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Lou Gossett Jr. Says ‘Book of Negroes’ Is Better Than ‘Roots,’ ’12 Years a Slave’ + Watch New Trailer

Lou Gossett Jr. Says 'Book of Negroes' Is Better Than 'Roots,' '12 Years a Slave' + Watch New Trailer

Clement Virgo’s much-anticipated film adaptation of author Lawrence Hill’s award-winning bestseller, “The Book of Negroes,” made its North American premiere at the second annual Canadian International Television Festival (CITF) in Toronto just about 2 weeks ago.

This comes after a MIPCOM premiere in Cannes in October, as the opening night gala, where the filmmaker and a few of the stars, were present.

If anyone reading this attended the screening at CITF, please let me know. Email me at I’d love to get an early write-up for S&A readers.

Aunjanue Ellis, Louis Gossett Jr., Cuba Gooding Jr., and Lyriq Bent are all members of the starring cast of the project from Conquering Lion Pictures, Out of Africa Entertainment and Entertainment One (eOne) Television. 

Ben Chaplin, Allan Hawko and Jane Alexander also feature, amongst many others.
Boasting one of the strongest female characters in recent fiction, the novel’s synopsis reads: “Abducted as an 11-year-old child from her village in West Africa and forced to walk for months to the sea in a coffle—a string of slaves— Aminata Diallo is sent to live as a slave in South Carolina. But years later, she forges her way to freedom, serving the British in the Revolutionary War and registering her name in the historic “Book of Negroes.” This book, an actual document, provides a short but immensely revealing record of freed Loyalist slaves who requested permission to leave the US for resettlement in Nova Scotia, only to find that the haven they sought was steeped in an oppression all of its own. Aminata’s eventual return to Sierra Leone—passing ships carrying thousands of slaves bound for America—is an engrossing account of an obscure but important chapter in history that saw 1,200 former slaves embark on a harrowing back-to-Africa odyssey.”

Aunjanue Ellis stars as Aminata Diallo, while Cuba Gooding Jr. and Lou Gossett Jr. play Sam Fraunces and Daddy Moses respectively.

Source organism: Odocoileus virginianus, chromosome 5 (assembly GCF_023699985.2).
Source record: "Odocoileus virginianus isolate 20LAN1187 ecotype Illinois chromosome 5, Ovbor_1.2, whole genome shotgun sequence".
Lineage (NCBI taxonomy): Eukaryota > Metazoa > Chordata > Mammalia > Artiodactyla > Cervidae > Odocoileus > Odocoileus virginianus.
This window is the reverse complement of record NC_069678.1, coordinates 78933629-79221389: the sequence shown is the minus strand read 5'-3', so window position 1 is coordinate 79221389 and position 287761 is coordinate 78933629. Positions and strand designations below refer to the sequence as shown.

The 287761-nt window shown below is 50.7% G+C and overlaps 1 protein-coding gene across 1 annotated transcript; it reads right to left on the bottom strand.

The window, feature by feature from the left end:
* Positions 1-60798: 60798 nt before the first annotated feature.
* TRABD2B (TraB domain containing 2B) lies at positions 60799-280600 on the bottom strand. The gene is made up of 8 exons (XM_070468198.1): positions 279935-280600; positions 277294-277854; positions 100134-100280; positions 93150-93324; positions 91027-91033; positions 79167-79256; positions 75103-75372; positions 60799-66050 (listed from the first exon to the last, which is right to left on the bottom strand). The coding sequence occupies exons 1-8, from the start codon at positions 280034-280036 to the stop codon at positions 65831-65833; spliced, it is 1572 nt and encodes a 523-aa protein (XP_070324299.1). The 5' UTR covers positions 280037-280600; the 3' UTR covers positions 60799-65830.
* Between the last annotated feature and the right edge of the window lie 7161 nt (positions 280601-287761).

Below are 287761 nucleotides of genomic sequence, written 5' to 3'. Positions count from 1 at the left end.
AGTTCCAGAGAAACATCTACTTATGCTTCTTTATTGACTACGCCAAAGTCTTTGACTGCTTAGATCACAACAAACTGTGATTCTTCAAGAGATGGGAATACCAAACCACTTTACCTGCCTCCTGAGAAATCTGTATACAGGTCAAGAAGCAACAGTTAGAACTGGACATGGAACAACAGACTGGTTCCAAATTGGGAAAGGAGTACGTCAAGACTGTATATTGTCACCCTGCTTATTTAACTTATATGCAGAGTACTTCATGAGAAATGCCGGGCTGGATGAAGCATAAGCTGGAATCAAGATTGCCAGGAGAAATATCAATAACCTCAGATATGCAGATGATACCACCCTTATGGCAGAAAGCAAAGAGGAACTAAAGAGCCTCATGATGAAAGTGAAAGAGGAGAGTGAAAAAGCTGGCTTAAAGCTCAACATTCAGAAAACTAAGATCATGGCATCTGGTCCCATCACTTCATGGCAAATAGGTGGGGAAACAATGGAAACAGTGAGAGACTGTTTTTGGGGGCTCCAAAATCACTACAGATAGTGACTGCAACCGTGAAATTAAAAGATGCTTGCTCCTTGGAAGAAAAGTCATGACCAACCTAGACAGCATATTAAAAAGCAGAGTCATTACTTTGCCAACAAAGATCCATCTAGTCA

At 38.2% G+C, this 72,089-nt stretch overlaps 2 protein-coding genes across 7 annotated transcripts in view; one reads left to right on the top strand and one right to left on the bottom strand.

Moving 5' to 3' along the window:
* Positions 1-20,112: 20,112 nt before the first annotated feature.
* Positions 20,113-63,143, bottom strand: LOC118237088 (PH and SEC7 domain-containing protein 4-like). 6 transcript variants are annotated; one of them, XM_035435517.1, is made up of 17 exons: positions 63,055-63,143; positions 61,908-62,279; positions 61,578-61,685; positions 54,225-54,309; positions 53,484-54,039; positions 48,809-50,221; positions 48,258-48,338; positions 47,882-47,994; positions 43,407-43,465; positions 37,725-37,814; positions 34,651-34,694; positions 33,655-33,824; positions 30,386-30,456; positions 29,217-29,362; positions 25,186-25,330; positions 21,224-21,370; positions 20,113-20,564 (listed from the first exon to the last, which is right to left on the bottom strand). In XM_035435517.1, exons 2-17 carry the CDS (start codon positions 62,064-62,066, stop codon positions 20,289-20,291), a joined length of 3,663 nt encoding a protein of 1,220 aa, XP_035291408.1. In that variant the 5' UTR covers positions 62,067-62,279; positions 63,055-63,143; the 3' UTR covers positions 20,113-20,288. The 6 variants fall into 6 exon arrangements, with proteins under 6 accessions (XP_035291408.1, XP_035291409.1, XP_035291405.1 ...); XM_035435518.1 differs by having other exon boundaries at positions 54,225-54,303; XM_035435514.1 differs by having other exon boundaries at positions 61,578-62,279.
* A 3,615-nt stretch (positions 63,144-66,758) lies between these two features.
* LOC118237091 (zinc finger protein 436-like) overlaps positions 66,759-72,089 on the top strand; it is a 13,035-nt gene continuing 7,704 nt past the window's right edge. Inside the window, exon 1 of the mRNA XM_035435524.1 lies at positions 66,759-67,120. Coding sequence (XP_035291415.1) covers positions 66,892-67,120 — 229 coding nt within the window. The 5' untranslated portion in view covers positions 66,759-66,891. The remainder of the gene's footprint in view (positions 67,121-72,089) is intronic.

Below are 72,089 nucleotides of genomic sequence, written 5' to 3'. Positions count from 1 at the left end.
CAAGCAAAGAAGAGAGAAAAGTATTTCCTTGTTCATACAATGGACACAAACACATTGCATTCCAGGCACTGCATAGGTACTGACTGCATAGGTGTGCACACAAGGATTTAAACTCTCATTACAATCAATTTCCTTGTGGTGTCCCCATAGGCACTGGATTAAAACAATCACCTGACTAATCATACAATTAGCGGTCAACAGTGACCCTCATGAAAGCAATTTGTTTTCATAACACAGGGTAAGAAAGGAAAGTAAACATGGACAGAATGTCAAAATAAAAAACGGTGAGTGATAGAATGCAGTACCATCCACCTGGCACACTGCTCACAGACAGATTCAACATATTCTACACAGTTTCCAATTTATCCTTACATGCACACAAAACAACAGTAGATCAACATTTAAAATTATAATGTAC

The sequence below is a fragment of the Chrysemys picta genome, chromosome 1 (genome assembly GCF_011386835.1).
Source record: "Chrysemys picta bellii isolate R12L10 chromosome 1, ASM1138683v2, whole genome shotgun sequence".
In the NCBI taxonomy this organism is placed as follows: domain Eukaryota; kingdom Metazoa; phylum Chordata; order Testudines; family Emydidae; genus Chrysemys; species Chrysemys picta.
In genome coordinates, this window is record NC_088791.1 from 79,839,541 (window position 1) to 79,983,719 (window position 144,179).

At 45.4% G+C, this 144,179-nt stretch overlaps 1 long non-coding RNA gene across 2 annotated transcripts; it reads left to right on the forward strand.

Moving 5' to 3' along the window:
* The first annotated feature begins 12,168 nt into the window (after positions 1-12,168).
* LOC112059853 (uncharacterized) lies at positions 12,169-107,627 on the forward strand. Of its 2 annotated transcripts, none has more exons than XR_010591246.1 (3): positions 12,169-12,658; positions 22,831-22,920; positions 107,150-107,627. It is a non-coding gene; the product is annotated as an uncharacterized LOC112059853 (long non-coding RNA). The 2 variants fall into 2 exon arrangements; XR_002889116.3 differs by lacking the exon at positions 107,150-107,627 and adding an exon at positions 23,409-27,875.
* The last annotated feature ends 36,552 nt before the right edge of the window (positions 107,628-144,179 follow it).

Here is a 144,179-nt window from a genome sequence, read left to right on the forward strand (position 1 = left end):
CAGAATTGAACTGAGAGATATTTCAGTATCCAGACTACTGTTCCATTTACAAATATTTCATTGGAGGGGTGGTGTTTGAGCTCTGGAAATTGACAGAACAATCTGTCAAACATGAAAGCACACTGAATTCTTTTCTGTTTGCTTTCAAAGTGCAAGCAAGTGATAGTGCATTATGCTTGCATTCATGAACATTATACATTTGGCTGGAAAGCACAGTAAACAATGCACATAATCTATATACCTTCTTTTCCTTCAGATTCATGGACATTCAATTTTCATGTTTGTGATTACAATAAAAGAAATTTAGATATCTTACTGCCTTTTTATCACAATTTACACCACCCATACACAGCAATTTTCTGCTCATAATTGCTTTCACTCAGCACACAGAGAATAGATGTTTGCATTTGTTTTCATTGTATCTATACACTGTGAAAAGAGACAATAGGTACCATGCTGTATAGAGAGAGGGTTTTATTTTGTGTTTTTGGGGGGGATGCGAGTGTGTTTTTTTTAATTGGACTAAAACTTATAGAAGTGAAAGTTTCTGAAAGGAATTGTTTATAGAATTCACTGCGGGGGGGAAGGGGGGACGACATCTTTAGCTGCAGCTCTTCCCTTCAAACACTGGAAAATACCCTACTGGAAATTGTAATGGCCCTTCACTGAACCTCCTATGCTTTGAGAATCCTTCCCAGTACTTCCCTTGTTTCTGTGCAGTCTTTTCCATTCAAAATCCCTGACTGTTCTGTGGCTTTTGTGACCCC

Gooding’s Fraunces is a freed slave from Jamaica who runs his namesake tavern (Fraunces Tavern), participates in several historical events, and later moves to Mount Vernon to run George Washington’s household.

Meanwhile, Daddy Moses is Moses ‘Daddy’ Wilkinson or Old Moses, an African American slave, and Methodist preacher in Nova Scotia and Sierra Leone. Though blind and crippled, Wilkinson led a band of runaway slaves to freedom in 1776.

Also Lyriq Bent is playing Chekura, who, as a young boy, made the crossing with Aminata when she was sold into slavery, is separated from her, and later reunites with her when they are adults, and have a child together. 

Allan Hawco is Solomon Lindo (a Jewish man Aminata is sold to), Ben Chaplin is Capt. John Clarkson (a young British naval officer recruiting black settlers to move from Nova Scotia to Sierra Leone); and Jane Alexander plays a Maria Witherspoon, the matriarch of a white family that Aminata leaves her baby with, for safety, during a series of riots that break out as the city she lives in is attacked and black men and women are lynched. She later returns to the Witherspoon’s home to claim her child, only to learn that they’ve left with the baby. 

The adaptation of the novel will be a 6-hour TV mini-series, which, as I’ve said previously, is more suitable for the material than a feature-length film. It’s not a very long book at around 380 pages (paperback), but the material is weighty, and, I think would be better told in long-form, instead of cramming it all into 2 hours.

USA rights belong to BET, who are teaming up with CBC in Canada, to bring the mini-series adaptation to the small screen, during the 2014/2015 TV season.

In a new interview with the CBC, Lou Gossett Jr., who plays Daddy Moses, says that “The Book of Negroes” is a fresh take on the slavery theme, and calls this adaptation an improvement, compared to “Roots” and “12 Years a Slave.” But, he expounds on his answer, as you will hear in the video clip below, stating, “Slavery is very much involved in this lady’s life; but it’s really a triumphant story about this woman who can tell the story. In that way, it’s better than Roots, and 12 Years a Slave because it’s a portrait.”

Watch the full interview for more below.

But first, check out the new BET trailer with new footage not seen in the first; and, underneath, is the interview with Gossett Jr:

By the way, if you’d like to pick up a copy of “The Book Of Negroes” to read, click here to purchase. And, thanks to the miniseries, publisher WW Norton is releasing a new edition of the book. There are also plans for online and classroom outreach, which director Virgo hopes will educate the public on this overlooked piece of Canadian-American-African history.

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